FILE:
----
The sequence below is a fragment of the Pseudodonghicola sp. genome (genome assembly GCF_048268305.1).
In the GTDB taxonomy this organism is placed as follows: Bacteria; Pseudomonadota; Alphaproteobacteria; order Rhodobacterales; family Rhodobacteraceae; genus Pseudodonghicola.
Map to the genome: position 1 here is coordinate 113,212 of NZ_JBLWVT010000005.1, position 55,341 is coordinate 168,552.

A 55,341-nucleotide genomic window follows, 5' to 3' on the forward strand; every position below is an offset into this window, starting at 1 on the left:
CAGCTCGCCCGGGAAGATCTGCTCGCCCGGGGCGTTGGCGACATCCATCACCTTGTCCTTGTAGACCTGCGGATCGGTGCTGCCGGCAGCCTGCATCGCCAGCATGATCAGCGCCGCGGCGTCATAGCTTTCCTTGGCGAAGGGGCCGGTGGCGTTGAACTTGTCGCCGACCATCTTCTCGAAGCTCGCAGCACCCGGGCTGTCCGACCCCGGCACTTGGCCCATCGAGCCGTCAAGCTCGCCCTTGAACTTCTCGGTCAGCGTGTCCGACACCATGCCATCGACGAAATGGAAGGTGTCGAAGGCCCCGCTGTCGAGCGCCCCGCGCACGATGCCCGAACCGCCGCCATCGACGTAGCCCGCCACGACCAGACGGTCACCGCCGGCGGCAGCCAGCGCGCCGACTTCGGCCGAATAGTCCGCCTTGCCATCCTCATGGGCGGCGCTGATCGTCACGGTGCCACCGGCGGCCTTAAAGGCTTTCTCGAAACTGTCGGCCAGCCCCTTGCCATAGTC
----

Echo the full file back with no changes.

The sequence below is a fragment of the Pseudodonghicola sp. genome (genome assembly GCF_048268305.1).
In the GTDB taxonomy this organism is placed as follows: Bacteria; Pseudomonadota; Alphaproteobacteria; order Rhodobacterales; family Rhodobacteraceae; genus Pseudodonghicola.
Map to the genome: position 1 here is coordinate 113,212 of NZ_JBLWVT010000005.1, position 55,341 is coordinate 168,552.

A 55,341-nucleotide genomic window follows, 5' to 3' on the forward strand; every position below is an offset into this window, starting at 1 on the left:
CAGCTCGCCCGGGAAGATCTGCTCGCCCGGGGCGTTGGCGACATCCATCACCTTGTCCTTGTAGACCTGCGGATCGGTGCTGCCGGCAGCCTGCATCGCCAGCATGATCAGCGCCGCGGCGTCATAGCTTTCCTTGGCGAAGGGGCCGGTGGCGTTGAACTTGTCGCCGACCATCTTCTCGAAGCTCGCAGCACCCGGGCTGTCCGACCCCGGCACTTGGCCCATCGAGCCGTCAAGCTCGCCCTTGAACTTCTCGGTCAGCGTGTCCGACACCATGCCATCGACGAAATGGAAGGTGTCGAAGGCCCCGCTGTCGAGCGCCCCGCGCACGATGCCCGAACCGCCGCCATCGACGTAGCCCGCCACGACCAGACGGTCACCGCCGGCGGCAGCCAGCGCGCCGACTTCGGCCGAATAGTCCGCCTTGCCATCCTCATGGGCGGCGCTGATCGTCACGGTGCCACCGGCGGCCTTAAAGGCTTTCTCGAAACTGTCGGCCAGCCCCTTGCCATAGTC